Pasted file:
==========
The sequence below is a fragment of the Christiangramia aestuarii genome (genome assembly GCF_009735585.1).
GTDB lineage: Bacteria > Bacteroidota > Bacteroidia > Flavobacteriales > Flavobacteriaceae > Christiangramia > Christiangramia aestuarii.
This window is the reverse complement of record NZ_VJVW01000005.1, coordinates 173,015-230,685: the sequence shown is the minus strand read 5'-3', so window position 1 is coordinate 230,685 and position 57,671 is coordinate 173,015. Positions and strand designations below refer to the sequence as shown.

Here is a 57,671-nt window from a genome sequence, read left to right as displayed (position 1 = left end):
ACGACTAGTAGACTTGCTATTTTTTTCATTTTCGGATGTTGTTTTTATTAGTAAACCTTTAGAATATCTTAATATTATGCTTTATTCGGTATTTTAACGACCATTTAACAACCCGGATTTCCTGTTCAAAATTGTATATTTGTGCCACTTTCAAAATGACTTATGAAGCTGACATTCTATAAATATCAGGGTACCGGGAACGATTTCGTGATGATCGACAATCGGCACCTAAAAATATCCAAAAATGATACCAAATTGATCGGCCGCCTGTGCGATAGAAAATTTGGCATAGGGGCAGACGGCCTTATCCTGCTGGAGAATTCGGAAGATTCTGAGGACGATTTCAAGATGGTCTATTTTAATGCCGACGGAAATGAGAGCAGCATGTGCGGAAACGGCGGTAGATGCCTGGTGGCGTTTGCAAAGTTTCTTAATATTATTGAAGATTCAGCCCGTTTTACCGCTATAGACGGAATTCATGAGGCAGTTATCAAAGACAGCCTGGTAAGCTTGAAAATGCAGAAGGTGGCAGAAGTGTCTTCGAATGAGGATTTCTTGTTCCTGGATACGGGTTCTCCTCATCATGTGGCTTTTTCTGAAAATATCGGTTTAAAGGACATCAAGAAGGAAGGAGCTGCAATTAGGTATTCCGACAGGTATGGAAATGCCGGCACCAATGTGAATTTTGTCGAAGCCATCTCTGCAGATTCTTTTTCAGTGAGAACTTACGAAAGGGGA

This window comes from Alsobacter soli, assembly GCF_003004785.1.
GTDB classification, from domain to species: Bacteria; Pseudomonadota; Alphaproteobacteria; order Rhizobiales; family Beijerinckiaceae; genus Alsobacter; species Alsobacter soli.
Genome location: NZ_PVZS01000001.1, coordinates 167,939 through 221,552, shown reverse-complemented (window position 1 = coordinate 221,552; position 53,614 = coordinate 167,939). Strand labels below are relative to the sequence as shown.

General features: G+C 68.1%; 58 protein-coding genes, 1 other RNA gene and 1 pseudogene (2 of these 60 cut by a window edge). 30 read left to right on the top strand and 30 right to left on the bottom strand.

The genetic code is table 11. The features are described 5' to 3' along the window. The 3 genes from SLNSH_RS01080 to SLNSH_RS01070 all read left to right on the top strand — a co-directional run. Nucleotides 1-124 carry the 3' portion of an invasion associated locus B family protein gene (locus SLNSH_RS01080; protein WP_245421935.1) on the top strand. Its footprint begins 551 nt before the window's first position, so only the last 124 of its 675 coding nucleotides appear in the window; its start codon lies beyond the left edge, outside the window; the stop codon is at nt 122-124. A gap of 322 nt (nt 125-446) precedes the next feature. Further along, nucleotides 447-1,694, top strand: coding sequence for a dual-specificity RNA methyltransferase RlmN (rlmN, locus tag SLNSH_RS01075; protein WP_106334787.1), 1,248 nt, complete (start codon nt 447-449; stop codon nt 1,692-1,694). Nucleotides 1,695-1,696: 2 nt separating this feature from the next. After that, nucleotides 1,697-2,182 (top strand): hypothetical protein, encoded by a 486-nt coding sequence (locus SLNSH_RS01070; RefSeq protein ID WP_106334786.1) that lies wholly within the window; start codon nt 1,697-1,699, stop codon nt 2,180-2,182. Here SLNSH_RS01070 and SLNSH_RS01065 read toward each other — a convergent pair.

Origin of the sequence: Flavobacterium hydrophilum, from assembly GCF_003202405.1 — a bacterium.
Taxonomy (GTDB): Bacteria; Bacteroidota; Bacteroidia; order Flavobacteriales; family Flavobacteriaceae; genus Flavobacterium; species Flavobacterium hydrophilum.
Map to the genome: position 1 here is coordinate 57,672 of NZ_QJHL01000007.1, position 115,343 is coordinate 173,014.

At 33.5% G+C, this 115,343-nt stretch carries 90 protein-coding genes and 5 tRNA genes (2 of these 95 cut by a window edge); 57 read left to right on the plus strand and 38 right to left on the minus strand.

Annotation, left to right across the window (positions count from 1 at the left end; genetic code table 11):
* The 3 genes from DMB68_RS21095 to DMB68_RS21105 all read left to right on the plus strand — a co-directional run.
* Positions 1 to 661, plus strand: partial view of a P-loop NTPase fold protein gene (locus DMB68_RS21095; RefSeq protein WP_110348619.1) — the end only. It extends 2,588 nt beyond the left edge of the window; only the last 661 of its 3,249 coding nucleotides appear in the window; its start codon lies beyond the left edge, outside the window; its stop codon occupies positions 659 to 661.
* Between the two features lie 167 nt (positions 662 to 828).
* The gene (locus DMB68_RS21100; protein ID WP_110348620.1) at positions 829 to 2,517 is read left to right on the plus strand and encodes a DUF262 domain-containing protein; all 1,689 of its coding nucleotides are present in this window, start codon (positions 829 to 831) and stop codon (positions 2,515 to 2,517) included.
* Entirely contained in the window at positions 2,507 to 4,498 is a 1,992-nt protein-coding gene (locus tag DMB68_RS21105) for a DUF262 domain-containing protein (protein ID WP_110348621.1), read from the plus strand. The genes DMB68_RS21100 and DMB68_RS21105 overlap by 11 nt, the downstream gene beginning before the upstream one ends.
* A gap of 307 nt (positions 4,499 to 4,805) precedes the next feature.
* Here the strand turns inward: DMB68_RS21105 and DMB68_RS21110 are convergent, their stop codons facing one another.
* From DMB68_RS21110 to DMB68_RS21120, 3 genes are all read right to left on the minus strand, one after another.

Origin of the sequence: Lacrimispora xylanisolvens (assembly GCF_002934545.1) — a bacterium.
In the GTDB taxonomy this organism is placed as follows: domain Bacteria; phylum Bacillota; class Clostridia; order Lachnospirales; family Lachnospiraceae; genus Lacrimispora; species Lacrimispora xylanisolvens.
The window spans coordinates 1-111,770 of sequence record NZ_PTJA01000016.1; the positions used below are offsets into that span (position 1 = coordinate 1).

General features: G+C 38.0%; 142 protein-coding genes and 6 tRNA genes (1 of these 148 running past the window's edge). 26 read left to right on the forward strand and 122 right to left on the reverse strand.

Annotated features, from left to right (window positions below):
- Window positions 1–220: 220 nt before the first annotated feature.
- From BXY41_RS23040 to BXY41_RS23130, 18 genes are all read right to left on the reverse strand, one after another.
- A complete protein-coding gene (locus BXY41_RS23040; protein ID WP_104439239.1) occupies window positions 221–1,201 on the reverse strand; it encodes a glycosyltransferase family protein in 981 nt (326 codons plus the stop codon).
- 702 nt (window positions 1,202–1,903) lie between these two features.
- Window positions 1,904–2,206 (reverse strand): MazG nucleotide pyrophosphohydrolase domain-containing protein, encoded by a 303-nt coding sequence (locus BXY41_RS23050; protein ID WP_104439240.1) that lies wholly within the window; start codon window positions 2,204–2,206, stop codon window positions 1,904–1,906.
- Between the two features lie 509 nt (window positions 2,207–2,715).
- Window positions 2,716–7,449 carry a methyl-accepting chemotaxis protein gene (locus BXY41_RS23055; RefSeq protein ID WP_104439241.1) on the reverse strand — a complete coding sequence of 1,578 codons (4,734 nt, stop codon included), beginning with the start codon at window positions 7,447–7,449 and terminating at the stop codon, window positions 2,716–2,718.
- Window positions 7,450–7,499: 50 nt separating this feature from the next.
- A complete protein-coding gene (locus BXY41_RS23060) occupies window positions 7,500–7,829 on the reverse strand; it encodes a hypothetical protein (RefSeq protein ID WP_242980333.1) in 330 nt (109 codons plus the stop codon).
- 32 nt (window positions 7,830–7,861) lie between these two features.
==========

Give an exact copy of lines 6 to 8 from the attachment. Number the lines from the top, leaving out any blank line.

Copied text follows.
This window comes from Alsobacter soli, assembly GCF_003004785.1.
GTDB classification, from domain to species: Bacteria; Pseudomonadota; Alphaproteobacteria; order Rhizobiales; family Beijerinckiaceae; genus Alsobacter; species Alsobacter soli.
Genome location: NZ_PVZS01000001.1, coordinates 167,939 through 221,552, shown reverse-complemented (window position 1 = coordinate 221,552; position 53,614 = coordinate 167,939). Strand labels below are relative to the sequence as shown.